UK: Tyrie demands FCA settlements are scrutinised

By added on 04/03/2015

Andrew Tyrie MP, chairman of the Treasury Select Committee, has revealed the government will step in and examine why the Financial Conduct Authority reaches settlements with certain firms, reports the FT Adviser.

The Treasury Select Committee has published the government’s response to its report on the implementation of the Parliamentary Commission on Banking Standards’ recommendations.

In the letter, Andrea Leadsom, economic secretary to HM Treasury, said: “We believe that the work undertaken, alongside the work in hand, is comprehensively addressing problems with banking standards.”

Mr Tyrie, chairman of the committee and former chairman of the Parliamentary Commission on Banking Standards, said the government’s response makes clear that, following HM Treasury’s review of enforcement in December 2014, changes to the current system will be introduced.

“Financial services enforcement was badly in need of reform. And the PCBS’s calls for that reform were initially resisted by the FCA and the Treasury. But Parliament persisted.

“With the reforms announced, enforcement arrangements are now in a better place - the government has taken on board some of the major proposals of the former commissioners. This is very welcome.”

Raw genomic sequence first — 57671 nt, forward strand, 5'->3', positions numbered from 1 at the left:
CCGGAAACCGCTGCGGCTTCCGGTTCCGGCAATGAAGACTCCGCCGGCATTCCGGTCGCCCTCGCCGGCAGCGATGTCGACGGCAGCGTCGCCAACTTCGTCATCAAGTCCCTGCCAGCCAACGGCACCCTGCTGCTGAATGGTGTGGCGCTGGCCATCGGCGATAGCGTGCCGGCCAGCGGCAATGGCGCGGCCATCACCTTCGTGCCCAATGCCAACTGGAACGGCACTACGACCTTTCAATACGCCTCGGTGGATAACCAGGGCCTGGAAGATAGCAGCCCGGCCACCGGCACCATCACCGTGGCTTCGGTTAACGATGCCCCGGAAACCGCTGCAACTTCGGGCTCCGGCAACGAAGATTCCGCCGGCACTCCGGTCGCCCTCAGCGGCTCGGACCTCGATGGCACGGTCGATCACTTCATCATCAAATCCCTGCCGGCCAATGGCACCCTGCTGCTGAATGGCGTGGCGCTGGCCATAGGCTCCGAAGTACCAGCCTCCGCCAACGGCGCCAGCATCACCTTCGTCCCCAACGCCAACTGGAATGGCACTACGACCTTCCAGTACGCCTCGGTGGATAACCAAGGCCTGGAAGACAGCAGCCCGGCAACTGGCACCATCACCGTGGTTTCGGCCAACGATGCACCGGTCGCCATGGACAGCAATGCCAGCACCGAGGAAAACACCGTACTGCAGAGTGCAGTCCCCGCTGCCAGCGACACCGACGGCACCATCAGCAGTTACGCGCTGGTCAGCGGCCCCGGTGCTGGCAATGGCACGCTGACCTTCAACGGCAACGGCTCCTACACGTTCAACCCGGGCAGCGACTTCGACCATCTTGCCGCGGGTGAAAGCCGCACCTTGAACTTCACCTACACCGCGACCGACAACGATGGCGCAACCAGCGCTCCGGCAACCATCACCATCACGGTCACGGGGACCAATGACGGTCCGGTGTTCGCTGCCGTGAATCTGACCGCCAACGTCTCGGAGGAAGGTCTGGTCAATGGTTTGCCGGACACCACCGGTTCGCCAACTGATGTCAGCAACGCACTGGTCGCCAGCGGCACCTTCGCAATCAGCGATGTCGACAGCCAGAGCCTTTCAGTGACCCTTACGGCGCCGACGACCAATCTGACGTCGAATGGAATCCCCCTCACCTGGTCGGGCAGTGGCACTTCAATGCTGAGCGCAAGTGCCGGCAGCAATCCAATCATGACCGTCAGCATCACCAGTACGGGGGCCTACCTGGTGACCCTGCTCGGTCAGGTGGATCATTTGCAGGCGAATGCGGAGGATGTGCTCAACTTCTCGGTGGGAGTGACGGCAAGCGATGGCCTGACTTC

He said the new requirement for regulators to publish ‘referral criteria’, setting out why they have chosen to pursue enforcement action rather than using supervisory tools, and the introduction of a review of settlement decisions by the FCA’s Regulatory Decisions Committee and the PRA’s new decision-making body, are a step in the right direction.

Currently, firms that settle early with the FCA can receive a 30 per cent discount on their total fine.

Mr Tyrie said: “It is essential that regulators do not resort to using enforcement powers as a substitute for engaging deeply with firms through effective supervision. It is also important that the settlement of enforcement cases is subject to appropriate scrutiny.”

However he questioned why the government continues to resist the application of remuneration rules to certain key banking staff - staff who are in a position to cause serious harm to markets, to their bank or to customers.

Mr Tyrie said: “Applying the full remuneration code to those staff would go beyond the minimum international standards. But it is essential for the protection of shareholders and customers that remuneration standards of some sort apply. The government should reconsider.”